MLB awards predictions

Yes, it is that time of year — October baseball — something that local Pirates fans may not experience again for a while, given the inept ownership and front office. But unpacking that is for another time.

As the regular season has come to a close, that not only means playoffs but also awards season. So we are going to take a look at all of my pre-season awards picks and evaluate how accurate I was. Disclaimer: I will be quoting some semi-advanced statistics in my analyses, as any mathematically inclined baseball fan should.

AL MVP (Pre-Season Pick: Aaron Judge)
End-of-year Selections:
#1 NYY Aaron Judge
#2 LAA Shohei Ohtani
#3 CLE José Ramírez
#4 HOU Yordan Álvarez
#5 BOS Xander Bogaerts

All rise! I am ready to testify that I picked Aaron Judge before the season began! Honestly … any player willing to turn down a lucrative offer worth $217 million to bet on himself is a good pick to log a career year. And that he did, with one of the greatest all-around offensive seasons in MLB history, slashing .311/.425/.686 with 133 runs batted in (RBIs) and an American League (AL) single-season record in home runs — 62 in total. Some perspective: Any other year, Ohtani wins it, but I have a feeling Shohei may soon need his own category of award every year.

NL MVP (Pre-Season Pick: Juan Soto)
End-of-year Selections:
#1 STL Nolan Arenado
#2 STL Paul Goldschmidt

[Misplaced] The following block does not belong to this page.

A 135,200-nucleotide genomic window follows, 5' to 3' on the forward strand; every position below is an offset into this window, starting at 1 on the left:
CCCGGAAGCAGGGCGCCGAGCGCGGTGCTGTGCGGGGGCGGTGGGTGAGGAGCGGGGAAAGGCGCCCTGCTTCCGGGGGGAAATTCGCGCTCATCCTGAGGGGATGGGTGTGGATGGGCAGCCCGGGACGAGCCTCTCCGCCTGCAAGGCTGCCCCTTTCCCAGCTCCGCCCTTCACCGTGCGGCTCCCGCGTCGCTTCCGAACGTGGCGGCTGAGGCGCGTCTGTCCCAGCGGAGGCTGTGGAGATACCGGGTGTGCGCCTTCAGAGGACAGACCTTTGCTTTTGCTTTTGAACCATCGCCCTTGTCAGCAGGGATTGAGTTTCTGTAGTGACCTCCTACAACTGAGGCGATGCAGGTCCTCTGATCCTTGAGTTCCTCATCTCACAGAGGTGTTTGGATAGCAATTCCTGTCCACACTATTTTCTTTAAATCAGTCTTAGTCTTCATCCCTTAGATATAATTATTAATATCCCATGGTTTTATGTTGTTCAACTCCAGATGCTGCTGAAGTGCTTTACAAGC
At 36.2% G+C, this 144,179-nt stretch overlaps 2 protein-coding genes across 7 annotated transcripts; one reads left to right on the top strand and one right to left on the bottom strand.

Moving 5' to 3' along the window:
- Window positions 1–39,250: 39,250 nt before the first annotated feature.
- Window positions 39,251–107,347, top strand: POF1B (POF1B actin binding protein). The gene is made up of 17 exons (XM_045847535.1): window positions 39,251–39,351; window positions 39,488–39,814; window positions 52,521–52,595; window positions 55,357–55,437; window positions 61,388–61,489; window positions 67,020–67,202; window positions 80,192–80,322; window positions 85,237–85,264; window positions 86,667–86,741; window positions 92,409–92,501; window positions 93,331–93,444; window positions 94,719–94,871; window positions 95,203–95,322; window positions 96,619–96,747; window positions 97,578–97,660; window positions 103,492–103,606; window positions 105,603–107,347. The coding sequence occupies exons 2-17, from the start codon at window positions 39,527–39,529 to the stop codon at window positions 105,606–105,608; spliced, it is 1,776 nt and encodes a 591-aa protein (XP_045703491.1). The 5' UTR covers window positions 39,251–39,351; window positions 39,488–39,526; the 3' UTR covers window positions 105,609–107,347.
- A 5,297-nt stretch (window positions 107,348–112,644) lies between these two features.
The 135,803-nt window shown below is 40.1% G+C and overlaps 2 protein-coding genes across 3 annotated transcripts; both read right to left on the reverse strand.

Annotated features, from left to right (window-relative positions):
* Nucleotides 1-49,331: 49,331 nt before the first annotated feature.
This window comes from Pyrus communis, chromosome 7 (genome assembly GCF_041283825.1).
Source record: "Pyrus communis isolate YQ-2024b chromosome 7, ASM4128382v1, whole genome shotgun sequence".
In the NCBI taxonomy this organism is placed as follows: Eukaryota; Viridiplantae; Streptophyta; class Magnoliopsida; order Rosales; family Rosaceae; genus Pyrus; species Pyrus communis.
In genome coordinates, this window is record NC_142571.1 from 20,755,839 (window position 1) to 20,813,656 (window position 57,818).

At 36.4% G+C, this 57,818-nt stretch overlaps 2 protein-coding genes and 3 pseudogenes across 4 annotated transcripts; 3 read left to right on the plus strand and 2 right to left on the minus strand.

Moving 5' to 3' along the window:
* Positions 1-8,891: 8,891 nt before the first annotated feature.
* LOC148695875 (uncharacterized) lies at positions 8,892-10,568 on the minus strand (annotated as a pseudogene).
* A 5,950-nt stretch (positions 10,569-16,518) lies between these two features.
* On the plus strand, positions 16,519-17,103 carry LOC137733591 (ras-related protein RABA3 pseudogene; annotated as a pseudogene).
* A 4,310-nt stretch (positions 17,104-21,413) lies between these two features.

#3 LAD Freddie Freeman
#4 SD Manny Machado
#5 MIA Sandy Alcantara

It is Nolan Arenado’s tenth season in the majors, and this is the year that he will take home his first MVP award. It is no secret that Arenado is the greatest fielding third baseman ever (after Ke’Bryan Hayes of the Pittsburgh Pirates, of course) and among the best offensive ones. With his excellent arm and steady glovework (besides Game 1 of this year’s National League (NL) Wild Card), he will likely win his tenth Gold Glove in as many seasons. To put this into perspective, Arenado has saved a whopping 20 runs above league average this season. Nolan Arenado can also rake at the plate. He possesses a slash line of .293/.358/.533 to go along with 30 home runs and 103 runs batted in (RBI). He has managed to maintain a 154 On-base Plus Slugging Plus (OPS+), meaning he is 54 percent better than the average batter. While Arenado has put up lesser offensive numbers than his teammate Paul Goldschmidt, sabermetric fielding statistics suggest Goldschmidt has been an average first baseman at best. There is no need to compare wins above replacement, as Arenado sits with 7.9 and Goldschmidt at 7.8 — a negligible difference. Being in a different stratosphere defensively is what separates Arenado from Goldschmidt and the rest of the pack. However, Paul Goldschmidt went cold in September and October, which was the straw that broke the camel’s back, leading me to take Arenado as MVP, as he has been able to maintain a higher level of consistency.